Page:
Saturday, September 15, 2012

After four long years: City forced to change policy of allowing pro-tax rallies inside City Hall

After four long years of litigation, this week COAST prevailed in front of federal district court Judge Mike Barrett with his finding that the City's policy of allowing pro-tax citizen groups to use interior areas of City Hall, but discriminating against anti-tax groups COAST and WeDemandAVote.Com in preventing similar access, was unconstitutional.  During the litigation, the City amended its policy purporting to prevent any such illegal events in the future (we will see).

In late February of 2008, Cincinnatians Active to Support Education (CASE), the pro-levy political action committee, held a rally and press conference on the interior front stairs of Cincinnati City Hall asking voters to vote in favor of the school levy on the ballot in March of that year.  This was the third such rally and media event in that same area since 2000.

In response, COAST and WeDemandAVote.Com twice asked the City Manager for permission to use that same area for a rally and press conference.  COAST was denied permission.

Thus, Cincinnati's democrats continued their illegal and unconstitutional tradition of using taxpayer resources to fuel their political machine.  Indeed, they have repeatedly thumbed their noses at Ohio law and the U.S. Constitution's First Amendment "equal access" principles in so abusing the public property to which they have been entrusted.  Among these laws the City was violating was a COAST-backed Charter Amendment from 2002 that specifically outlawed the use of City monies to aid political campaigns.

In response to the illegal practices of the City, COAST's attorneys swung into action, and sued in July of 2008.  However, the City Administration and elected officials had no intention of relinquishing this power to abuse the public property and the public fisc.  Federal Judge Barrett promptly issued a Temporary Restraining Order and then Preliminary Injunction against the unconstitutional policies and practices of the City.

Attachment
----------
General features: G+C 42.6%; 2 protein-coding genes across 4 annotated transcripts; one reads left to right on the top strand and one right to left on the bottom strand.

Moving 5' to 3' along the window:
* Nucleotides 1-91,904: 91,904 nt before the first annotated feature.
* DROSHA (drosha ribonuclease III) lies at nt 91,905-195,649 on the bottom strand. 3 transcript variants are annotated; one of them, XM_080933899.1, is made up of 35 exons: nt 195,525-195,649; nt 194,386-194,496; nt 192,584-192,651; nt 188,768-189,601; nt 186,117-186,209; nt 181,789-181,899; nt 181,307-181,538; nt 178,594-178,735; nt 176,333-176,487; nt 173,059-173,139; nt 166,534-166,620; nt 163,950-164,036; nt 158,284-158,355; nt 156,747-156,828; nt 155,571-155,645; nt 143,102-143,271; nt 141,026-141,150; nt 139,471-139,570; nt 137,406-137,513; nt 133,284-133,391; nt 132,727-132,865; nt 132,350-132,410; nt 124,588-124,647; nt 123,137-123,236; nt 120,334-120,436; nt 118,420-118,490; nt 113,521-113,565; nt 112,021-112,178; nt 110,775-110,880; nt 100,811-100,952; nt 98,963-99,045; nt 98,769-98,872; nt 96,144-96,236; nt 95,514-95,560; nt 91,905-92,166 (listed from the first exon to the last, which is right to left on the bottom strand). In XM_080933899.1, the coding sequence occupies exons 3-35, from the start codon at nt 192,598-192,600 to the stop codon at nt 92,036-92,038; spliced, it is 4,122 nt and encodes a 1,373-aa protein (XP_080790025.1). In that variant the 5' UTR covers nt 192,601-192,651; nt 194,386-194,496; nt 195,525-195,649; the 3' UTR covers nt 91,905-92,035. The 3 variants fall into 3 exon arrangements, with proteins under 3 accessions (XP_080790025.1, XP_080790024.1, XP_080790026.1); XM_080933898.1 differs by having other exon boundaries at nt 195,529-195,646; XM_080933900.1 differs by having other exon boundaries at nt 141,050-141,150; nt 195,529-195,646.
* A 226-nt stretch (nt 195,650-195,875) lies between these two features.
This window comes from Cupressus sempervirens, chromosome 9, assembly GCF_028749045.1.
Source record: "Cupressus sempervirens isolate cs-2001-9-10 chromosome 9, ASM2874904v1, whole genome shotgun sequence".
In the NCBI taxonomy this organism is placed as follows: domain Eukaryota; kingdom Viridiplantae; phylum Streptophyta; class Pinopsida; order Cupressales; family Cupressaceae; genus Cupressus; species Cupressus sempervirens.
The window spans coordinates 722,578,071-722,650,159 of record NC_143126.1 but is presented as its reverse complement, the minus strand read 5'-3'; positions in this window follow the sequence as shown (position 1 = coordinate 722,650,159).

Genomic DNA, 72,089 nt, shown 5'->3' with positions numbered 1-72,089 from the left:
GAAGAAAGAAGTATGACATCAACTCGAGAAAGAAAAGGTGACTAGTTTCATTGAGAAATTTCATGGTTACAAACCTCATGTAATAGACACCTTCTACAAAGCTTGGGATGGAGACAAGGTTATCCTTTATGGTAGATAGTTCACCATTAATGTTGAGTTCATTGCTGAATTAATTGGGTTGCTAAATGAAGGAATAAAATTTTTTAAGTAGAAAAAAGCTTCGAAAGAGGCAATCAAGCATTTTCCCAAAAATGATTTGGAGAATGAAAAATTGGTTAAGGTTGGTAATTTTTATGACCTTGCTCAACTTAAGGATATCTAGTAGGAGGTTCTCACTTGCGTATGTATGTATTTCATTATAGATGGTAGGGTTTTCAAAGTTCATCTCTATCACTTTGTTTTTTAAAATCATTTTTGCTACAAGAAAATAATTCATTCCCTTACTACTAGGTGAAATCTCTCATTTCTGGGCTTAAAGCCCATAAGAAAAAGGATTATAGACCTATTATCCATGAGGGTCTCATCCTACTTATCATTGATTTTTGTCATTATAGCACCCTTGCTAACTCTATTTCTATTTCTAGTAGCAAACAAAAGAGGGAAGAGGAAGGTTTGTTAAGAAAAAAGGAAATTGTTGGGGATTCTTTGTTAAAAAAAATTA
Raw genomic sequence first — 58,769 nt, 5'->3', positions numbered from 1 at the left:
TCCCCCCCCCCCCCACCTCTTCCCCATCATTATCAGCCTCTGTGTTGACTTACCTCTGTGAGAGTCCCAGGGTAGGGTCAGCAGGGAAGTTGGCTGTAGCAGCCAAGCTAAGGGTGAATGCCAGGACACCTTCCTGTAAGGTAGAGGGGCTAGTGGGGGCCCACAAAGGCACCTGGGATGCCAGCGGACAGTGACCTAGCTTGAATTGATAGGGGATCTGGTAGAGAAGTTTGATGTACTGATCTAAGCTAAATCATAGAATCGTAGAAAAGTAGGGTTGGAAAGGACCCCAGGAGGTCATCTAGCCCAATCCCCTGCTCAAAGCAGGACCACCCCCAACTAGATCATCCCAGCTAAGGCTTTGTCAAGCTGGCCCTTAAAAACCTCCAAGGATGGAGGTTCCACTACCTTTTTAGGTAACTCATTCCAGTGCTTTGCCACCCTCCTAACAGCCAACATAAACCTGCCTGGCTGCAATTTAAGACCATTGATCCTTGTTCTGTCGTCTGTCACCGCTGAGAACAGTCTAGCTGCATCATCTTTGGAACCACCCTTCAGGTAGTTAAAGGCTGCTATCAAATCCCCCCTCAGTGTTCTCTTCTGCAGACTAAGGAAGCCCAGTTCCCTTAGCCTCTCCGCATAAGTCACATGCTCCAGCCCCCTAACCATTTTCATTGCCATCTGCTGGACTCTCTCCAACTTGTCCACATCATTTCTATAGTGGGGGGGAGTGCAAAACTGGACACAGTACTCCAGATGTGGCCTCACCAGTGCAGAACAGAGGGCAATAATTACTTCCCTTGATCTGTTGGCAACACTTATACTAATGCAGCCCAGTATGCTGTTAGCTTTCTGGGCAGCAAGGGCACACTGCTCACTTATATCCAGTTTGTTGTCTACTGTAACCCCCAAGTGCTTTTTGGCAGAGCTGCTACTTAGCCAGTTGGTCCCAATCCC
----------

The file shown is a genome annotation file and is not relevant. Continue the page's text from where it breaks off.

But the City, which can't fund its police and firefighters, appears to have unlimited resources to defend its illegal policies, rather than just change them.  It appealed the preliminary injunction all the way to the U.S. Supreme Court -- and lost in October of 2010.

That crisp rejection of the City's policy still did not dissuade them, and over the ensuing two years, COAST's attorneys fought five separate motions to dismiss from the CIty, conducted some 16 depositions of City officials, and argued procedural motion after procedural motion before Judge Barrett.

Finally, this week, Judge Barrett concluded that litigation with a finding that the City's policies were in fact unconstitutional.  The City, two months earlier, facing an injunction against its illegal conduct, finally changed its policy.  It appears unlikely that CASE will have any more rallies inside City Hall.

COAST thanks its counsel, Christopher Finney and Curt Hartman, for their quality lawyering and persistence in forcing the City to change its abusive conduct, once and for all. 

2 comments:

  1. I am Craig Hochscheid (CincyCapell)September 15, 2012 at 6:35 PM

    This entire dispute is COAST's fault. Everything is COAST's fault. I blame COAST for catching the city violating the law. Why can't you all let Cincinnati break the law in peace?

    News like this makes me look bad when I spend 14 hours per day insisting that COAST is irrelevant. I still think COAST is irrelevant, which is why I'll spend the next 10 hours straight obsessing over them.

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  2. Poor Craig Hochscheid and his haunted head. What now? Perhaps you could get a real education versus the fake one you advertise. What a mess...

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